Cooper Raiff’s latest film is not about reaching physical maturity but an emotional one. Cha Cha Real Smooth is funny, wonderful, and heartfelt, and also happens to be refreshingly honest.
This review of the Apple TV+ film Cha Cha Real Smooth does not contain spoilers.
Cooper Raiff continues to display beautiful moments in his films that break down the walls we put around when it comes to communication in Cha Cha Real Smooth. Take, for instance, the scene between his character Andrew and Domino (played by Dakota Johnson). They have been eye-f*****g each other for weeks. Domino, in particular, keeps looking at Andrew in a way that says more in her eyes than anything she has spoken out loud. She is engaged. He is single and gently communicates his observation of her. She looks like she is holding something back. What happens next is when that barrier blocks what is right in front of you. Which leads to a connection, and that assumptions are not the same as miscommunications.
Fortune cookie logic aside, Andrew is in his early twenties and working at a hot dog establishment at the local mall. He has no direction other than drinking, getting high, and pining for his girlfriend, who is living abroad. His mother (Leslie Mann) is perfectly lovely but has a history of struggling with her manic depression. Andrew has a little brother, David (Evan Assante), and they all live in their stepfather’s house, Greg (Brad Garrett). He has graciously opened his home to Andrew, who apparently doesn’t realize he shouldn’t insult that man at his dinner table daily.
It also happens to be bar mitzvah season. Andrew takes David to the party because it’s for the little brother of his friend, Macy (Odeya Rush). The party has plateaued. The boys and girls are too shy to mingle, so Andrew gets the kids to loosen up. There, he meets Domino, the mother of a child with high-functioning autism spectrum disorder (ASD), named Lola (Vanessa Burghardt, wonderful here). She doesn’t want to dance based on her natural limit to social interactions.
Andrew wants to get her to dance, and they make a bet he can get her to do the 21st-century Brooklyn Shuffle (not really, but that would have been great). He does (by promising to buy her a MoYu 13×13 Magic Cube with the money he wins from her mother), and Domino is immediately smitten with him. Despite being engaged to her fiance, Joseph (We the Animal’s Raul Castillo). He is a lawyer whose work has taken him away from home a lot lately. Andrew immediately has an offer to be the “party starter” and a business is born.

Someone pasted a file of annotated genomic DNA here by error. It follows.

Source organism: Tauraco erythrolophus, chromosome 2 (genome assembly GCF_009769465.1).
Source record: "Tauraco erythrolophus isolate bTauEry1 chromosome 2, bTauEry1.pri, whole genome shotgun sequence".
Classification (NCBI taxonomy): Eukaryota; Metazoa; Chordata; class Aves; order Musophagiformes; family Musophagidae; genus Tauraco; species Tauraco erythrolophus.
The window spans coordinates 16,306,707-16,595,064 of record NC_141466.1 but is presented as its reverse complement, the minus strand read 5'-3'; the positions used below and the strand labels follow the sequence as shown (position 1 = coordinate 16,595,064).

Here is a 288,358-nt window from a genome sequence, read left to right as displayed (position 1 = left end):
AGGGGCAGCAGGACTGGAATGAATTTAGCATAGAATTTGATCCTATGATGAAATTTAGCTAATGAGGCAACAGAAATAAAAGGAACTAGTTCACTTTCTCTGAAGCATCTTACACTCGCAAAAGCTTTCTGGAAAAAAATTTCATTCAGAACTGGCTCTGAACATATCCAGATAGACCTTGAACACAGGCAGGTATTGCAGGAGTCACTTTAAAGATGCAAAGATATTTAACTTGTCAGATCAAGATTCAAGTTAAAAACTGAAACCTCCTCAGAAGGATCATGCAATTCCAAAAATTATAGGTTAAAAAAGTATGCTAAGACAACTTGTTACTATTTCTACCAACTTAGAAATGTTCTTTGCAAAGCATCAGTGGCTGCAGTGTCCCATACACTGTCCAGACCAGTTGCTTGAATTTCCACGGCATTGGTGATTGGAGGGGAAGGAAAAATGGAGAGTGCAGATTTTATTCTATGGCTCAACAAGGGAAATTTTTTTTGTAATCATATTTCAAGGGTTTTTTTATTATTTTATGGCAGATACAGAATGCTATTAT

That is the setup of Raiff’s coming-of-age comedy, his sophomore writing and directorial effort after breaking out on the scene with Sh*thouse (2020). That film was about a young man coming of age when leaving for college. This is about a man trying to find himself after graduating with a marketing degree from Tulane. These are nervous times for young people, always desperately trying to keep one foot in the past while feeling out the future. What Raiff continues to bring to his scripts is that rare male character with such a sensitive vulnerability that is a reflection of today’s modern masculinity.
Many may incorrectly point out that Raiff’s character in his first film is too similar to Cha Cha Real Smooth. The fact of the matter is that this is a mature film wrapped in a stupid kid’s childish behavior. Alex Marmquist was naive, anxious, and almost innocent. In this film, Andrew is now still a stupid kid, but at an age where he is mature enough to make adult decisions, but now has to deal with the consequences. His script is a coming-of-age infantilism comedy that is concerned with stunted growth at any age and how mental health can be easily masked. You may notice, at the 55-minute mark of the film, Domino’s speech about depression takes on greater meaning and mirrors Andrew’s own issues of depression.
Some critics are calling Cha Cha Real Smooth the best coming-of-age film in years, and even of all time. While I would tend to always check the age of the critic who makes that claim — the younger they are, the more prone one is to make such grandiose proclamations — I would never make that comparison when you have superior ones like The Graduate or modern-day classics like Moonlight, Lady Bird, Call Me By Your Name, or Eighth Grade. However, it does have subtle revelations that sneak up on you. How depression can be there and self-medicated without the realization. How you can feel connections, even find love or soulmates with multiple people at the same time, and that’s okay. And if the film’s best scene involves Andrew and Catillo’s Joseph, some things are more important than childish indiscretions.
This is rather the point about Cha Cha Real Smooth. Manhood is not just about physical maturity, but an emotional one. Andrew is still on his path to emotional maturity and, of all people, he has a couple of examples of that finish line that become apparent to him by the end of the film. This is a wonderful, heartfelt film that also happens to be very funny and refreshingly honest at points.
I cannot wait to see what Cooper Raiff comes up with next.
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